Goddess Day at St. John's
Guardian Unlimited | Comment is free | This is idiocy, not feminism
I am not saying that there should be total homogeneity in what we discuss on women's day...What is not relevant is fun-packed dancing from around the world, spice workshops and fashion shows. Fashion is to international women's rights as Agassi kitchen utensils are to gay rights. Yes, some women are interested in fashion; some gay men own more than one brightly coloured fish slice. But it is an outrage against people who take liberties seriously - who embody the core of feminism by interpreting it as a war that hasn't been won until it's been won for all women - to trivialise these matters...It's this kind of hijacking of meaningful collective action that did for the women's movement in the first place, that made today's young women think you could believe in equal pay as a regular person, but as soon as you called yourself a feminist you had to stop shaving your legs and start eating pulses. Tell stories and dance as much as you will - but not on International Women's Day. Make your own day of celebrations. Call it Gullible Idiots Unite. Have it in April.
I still get email from my (former) church and couldn't resist saving this one (and it's real--I couldn't make this up):
Saturday, October 15th
8:30 a.m. til 4:00 p.m.
St. John’s Church
760 First Avenue, Chula Vista
A day created to empower and celebrate women, individually and collectively.
This conference will include: speakers, music, dance, chair massage, labyrinth, gourmet lunch, shopping and renewal. (Cost: $30 includes all)
Keynote: Rev. Rhonda McIntire, “The Universal Feminine”
Presenters: World-Renown Artist, Eleanor Wiley, “Creating Your Own Sacred Prayer Beads”
Mary Cruz, Sharp Chula Vista Medical Center Community Outreach Director, “Breast Cancer What Every Woman Has to Know”
Spend time with holistic professionals:
Lori Gritz, Acupuncturist, presents the Wellness Toolbox
Ruby Grosso, Labyrinth Facilitator
The Healthy Spirit Gift and Bookstore
Scents of San Diego Homemade Soaps
Paula McCarten Jewelry
Granny’s Gifts (unique potions, brews and wands)
Mary Kay Cosmetics
Cookie Lee Jewelry
To Register or for More Information:
Call: Susan O’Shaughnessy 619-482-8872
The Healthy Spirit 619-427-1210
I thought the point of feminism was to liberate us from femininity, to fix things so that we could get guy jobs and didn't have to crap around with labryrinth-treading, chair-massage and little herbal teas. But look at this: here we have the new presbyter as the old priest writ large: a woman priest lecturing housewives on the ewig weiblich--health, jewelry, make-up and scented homemade soaps.
I got involved in the Church and, for the first time in years, in the Real World outside of Academia, when my kids were at the parish day school. I realized straightaway that I'd have to relearn all the Real World Rules about what women could, should and should not do. I made some faux pas. After our church burnt down we had to move furniture to the parish hall. I got into the spirit of things and was cheerfully shoving around stuff when I stupidly got onto moving a spinet piano along with about half a dozen young working class males. This piano was on wheels and I'd had no problem moving it together with an elderly lady who was even shorter than me in the past. But when we'd gotten across the courtyard to our destination, one of the guys yelled at me, "What are you trying to prove?" He immediately apologized and I didn't turn a hair, but I felt like I'd been socked in the stomach.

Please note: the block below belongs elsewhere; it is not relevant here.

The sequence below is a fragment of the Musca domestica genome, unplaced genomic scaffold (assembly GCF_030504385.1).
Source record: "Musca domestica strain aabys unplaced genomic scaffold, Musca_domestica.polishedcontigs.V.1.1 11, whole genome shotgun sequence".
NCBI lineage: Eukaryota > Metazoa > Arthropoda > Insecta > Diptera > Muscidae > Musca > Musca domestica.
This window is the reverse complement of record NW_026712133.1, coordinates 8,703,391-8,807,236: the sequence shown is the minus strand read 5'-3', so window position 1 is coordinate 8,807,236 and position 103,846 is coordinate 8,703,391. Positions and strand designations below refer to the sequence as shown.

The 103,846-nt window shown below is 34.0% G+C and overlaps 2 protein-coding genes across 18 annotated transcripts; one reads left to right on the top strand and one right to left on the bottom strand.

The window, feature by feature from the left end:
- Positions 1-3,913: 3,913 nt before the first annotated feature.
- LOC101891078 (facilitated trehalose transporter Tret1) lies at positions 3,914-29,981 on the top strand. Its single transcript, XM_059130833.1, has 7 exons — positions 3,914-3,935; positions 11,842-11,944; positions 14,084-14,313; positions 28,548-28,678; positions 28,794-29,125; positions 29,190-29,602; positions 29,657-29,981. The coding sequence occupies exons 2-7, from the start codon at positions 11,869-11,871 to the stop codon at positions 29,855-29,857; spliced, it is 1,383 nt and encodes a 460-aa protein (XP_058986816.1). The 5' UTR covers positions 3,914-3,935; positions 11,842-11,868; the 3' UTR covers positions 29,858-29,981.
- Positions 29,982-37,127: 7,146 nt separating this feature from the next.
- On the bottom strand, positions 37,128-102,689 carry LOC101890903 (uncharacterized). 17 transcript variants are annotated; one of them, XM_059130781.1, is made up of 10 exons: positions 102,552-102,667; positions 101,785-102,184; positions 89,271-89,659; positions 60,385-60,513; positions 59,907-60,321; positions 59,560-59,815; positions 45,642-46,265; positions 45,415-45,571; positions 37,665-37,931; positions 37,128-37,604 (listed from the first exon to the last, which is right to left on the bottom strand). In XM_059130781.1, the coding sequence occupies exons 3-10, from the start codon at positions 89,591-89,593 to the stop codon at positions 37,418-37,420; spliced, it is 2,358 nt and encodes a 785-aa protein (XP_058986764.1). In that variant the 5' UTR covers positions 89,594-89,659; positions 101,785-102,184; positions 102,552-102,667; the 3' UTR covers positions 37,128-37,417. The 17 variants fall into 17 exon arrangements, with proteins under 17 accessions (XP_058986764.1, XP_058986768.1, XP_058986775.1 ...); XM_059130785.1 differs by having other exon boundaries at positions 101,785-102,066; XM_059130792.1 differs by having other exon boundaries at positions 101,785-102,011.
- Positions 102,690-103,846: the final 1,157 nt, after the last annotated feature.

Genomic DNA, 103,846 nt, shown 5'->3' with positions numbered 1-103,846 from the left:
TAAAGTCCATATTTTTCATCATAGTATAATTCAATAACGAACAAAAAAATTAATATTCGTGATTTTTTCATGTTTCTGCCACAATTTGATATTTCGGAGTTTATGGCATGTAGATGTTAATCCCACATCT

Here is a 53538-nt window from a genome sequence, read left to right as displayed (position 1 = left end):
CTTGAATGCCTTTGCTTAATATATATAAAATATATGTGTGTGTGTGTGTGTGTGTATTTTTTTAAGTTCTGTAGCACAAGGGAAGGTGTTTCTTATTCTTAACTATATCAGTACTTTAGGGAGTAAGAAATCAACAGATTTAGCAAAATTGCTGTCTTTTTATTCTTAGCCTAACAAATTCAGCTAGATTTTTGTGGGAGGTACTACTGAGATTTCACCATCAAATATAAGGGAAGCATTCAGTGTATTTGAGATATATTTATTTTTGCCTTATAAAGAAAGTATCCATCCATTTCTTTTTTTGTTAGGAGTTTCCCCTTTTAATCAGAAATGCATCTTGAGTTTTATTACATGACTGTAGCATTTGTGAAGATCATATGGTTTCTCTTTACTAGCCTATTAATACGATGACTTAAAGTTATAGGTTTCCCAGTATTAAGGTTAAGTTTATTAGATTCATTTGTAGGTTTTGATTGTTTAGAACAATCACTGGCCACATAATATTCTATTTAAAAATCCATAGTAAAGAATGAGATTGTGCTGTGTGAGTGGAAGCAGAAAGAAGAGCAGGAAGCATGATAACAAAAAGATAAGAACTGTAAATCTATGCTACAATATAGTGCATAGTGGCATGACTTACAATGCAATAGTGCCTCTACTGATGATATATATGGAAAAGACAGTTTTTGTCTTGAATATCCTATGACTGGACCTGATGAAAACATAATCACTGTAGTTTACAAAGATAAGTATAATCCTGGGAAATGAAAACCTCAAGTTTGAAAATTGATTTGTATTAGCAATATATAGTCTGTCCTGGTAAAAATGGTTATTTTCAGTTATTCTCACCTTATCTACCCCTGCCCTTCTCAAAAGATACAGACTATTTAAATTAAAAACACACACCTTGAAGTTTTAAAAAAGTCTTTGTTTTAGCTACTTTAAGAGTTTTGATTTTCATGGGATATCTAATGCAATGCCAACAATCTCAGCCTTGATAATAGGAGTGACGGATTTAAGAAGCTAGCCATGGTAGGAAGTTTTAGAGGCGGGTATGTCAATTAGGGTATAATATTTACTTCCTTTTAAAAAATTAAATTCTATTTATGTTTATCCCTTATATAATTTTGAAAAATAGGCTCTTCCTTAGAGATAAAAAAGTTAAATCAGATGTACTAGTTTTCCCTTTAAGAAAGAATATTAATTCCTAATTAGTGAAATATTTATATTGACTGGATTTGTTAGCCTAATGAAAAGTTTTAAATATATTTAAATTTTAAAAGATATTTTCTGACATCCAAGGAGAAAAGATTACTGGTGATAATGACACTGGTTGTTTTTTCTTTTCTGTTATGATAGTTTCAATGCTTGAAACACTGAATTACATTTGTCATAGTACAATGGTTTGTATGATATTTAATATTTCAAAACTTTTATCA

After that, I was careful. When the rector announced that he needed volunteers to paint the parish hall, I rode by and checked to see that there were women working before I got out with my rags and paint brushes. Later, when he solicited volunteers to dig for an underground pipe I packed a shovel in my van but was careful to check out the scene first. There were a bunch of young working class males in tee-shirts, conferring as they leant on their shovels. I drove by and went home, filing away the maxim: "women may paint but may not dig."
This is trivial, compared to the problems most women face--in particular, getting decent jobs at decent pay. But it's irritating. Women always have to be cogniscent of what is gender-appropriate, understand when an invitation to everyone really means men only. This is one of the petty vexations of being female: ALWAYS having to worry about whether a particular behavior is "ok for a woman" and understanding where the no-go areas are. Some seem to know the Rules instinctively, but not me--I invariably screw up and am embarrassed.
I was driving through a residential neighborhood when I got a flat. I ran out, grabbed the jack and spare tire and set to work. As I was loosening the lug nuts I realized the people on the porch of the house in front of which I was parked were watching and talking about me. They worried that I'd be offended if they offered to help. The take was, again, that I was trying to prove something, to make some feminist statement. I realized that I was supposed to have asked them if I could use their phone to call AAA (but I don't have AAA). I was in a sweat. Like everyone who has ever changed a tire I knew that the last lug nut would stick. I knew that I would stand on one side of the wrench, bouncing up and down to dislodge that nut, praying that it would come loose, while the crowd on the porch watched.
Incredibly, it didn't stick. I got all the lug nuts off, changed the tire and drove off. But it was a close call.